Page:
Photo: Christian Oth Studio
The first dance. Those few sweet moments when you and your groom are dripping in freshly wed bliss, intimately swaying to your most beloved song... in front of a room full of people. If the thought of this alone is enough to make your shy groom's palms sweat, don't panic. We brought in a professional, Amelia Meyers of Dance-N-Romance, to offer her seasoned advice on how to coach your man (or yourself, frankly) through the experience.
Keep it Simple...With a Twist
"I have worked with many couples where the groom can not dance or doesn't even have much rhythm. First thing you want to do is breathe! It's going to be ok, I promise! In this case you definitely want to stick to a simpler dance," Meyers says.
Simple. Noted. But what does simple mean? "I would stay away from anything that involves complicated choreography. Do not attempt a lift!" she elaborates. Goodbye Dirty Dancing aspirations, sigh. "That being said, there are numerous ways to make a simple wedding dance one of a kind and special. I always put in a big grand dip for massive applause at the end. It's a crowd pleaser," she adds.
See More: First Dance Songs From Real Weddings
Encourage Him the Right Way
"Don't say things like, 'It's going to be fine' or 'Don't worry about.' That's just going to make them more nervous. Instead, try saying something like, 'I'm so excited for our first dance together!' or 'How do you see our first dance?' Phrases like that will build his confidence and let him know that the day is about him too," Meyers suggests. And don't forget to keep the sugar coming throughout the process, she adds. "The best compliment you can give your shy groom when he's learning how to dance is how romantic he is and how special he is making you feel. If he knows that his actions are making you feel like the luckiest bride on earth, it's going to make him want to step up even more. When he dips you, say how strong his grip is and that it makes you feel safe."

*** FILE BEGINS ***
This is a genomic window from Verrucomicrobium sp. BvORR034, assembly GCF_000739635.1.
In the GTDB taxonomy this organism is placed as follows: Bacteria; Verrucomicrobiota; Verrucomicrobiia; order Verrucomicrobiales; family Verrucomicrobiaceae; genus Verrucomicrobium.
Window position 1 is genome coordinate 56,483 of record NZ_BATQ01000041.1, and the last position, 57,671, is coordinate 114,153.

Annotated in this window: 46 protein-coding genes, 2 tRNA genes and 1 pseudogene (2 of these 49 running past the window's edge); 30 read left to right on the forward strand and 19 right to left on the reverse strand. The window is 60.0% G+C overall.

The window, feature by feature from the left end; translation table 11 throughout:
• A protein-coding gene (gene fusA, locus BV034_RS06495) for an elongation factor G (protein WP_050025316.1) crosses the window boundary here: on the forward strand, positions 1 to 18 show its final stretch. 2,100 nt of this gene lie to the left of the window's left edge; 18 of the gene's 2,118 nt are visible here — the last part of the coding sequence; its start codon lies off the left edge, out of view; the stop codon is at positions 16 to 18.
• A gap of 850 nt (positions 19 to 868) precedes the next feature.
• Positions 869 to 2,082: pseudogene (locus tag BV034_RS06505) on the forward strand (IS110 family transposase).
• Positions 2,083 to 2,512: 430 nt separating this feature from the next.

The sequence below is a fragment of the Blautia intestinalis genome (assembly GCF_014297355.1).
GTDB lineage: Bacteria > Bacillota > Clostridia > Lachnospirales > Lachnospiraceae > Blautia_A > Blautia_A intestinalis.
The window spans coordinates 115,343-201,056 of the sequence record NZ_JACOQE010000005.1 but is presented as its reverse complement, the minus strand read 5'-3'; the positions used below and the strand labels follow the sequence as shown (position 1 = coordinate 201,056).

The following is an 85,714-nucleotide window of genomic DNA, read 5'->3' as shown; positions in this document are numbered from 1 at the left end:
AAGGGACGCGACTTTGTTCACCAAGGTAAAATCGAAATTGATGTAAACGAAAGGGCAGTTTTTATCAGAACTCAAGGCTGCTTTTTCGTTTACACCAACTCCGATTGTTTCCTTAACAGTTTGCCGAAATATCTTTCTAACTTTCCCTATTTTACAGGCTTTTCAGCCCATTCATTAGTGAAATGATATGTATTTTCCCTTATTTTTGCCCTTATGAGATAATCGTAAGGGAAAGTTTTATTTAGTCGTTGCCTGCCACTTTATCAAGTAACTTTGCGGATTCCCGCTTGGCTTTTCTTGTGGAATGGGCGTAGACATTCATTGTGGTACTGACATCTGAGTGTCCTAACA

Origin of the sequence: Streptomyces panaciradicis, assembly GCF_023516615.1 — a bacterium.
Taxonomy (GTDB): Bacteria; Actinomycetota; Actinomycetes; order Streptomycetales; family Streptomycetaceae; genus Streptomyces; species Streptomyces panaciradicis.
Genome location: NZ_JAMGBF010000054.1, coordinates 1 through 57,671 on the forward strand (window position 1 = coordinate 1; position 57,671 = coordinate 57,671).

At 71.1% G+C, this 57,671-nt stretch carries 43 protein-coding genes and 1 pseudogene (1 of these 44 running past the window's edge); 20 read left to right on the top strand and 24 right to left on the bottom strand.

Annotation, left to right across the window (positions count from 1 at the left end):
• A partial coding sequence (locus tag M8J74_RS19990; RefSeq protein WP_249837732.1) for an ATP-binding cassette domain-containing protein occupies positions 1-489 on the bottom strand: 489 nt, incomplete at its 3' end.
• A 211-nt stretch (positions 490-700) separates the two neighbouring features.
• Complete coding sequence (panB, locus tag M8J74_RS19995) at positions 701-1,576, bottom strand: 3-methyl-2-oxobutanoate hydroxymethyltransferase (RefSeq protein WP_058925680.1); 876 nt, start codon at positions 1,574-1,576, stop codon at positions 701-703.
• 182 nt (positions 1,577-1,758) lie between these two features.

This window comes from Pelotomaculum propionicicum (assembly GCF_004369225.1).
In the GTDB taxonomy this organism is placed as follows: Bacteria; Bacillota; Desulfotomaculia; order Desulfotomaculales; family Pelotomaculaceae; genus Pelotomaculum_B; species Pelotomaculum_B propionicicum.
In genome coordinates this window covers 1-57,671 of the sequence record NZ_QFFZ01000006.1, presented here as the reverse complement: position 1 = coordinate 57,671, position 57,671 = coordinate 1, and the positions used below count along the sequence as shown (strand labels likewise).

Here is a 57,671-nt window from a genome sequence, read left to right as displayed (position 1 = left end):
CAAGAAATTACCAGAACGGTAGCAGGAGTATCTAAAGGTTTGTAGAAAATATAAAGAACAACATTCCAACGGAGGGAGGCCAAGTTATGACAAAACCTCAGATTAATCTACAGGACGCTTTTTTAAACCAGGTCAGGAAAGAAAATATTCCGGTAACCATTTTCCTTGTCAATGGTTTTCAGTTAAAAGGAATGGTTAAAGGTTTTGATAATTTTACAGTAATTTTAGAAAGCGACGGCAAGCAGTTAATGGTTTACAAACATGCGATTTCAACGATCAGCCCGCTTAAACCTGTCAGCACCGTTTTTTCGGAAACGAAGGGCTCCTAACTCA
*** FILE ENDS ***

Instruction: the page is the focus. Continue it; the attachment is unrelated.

Chose a Song with Meaning
If your man has jitters, Meyers suggests you stick to a song that has significant meaning to you as a couple. "That way, when the music starts, a wave of calming, soothing emotion comes over him and he can't help but smile. I tell him to look into his bride's eyes while dancing so that they can truly be in the moment and it feels like it's just the two of them there."
Take a Moment Beforehand
Finally, when the big moment arrives, Meyers suggests you take a moment to prepare. "Before you enter the room, give each other a private kiss, just the two of you alone, and then jump up and down in place a few times like giddy toddlers. A little sip of champagne couldn't hurt as well."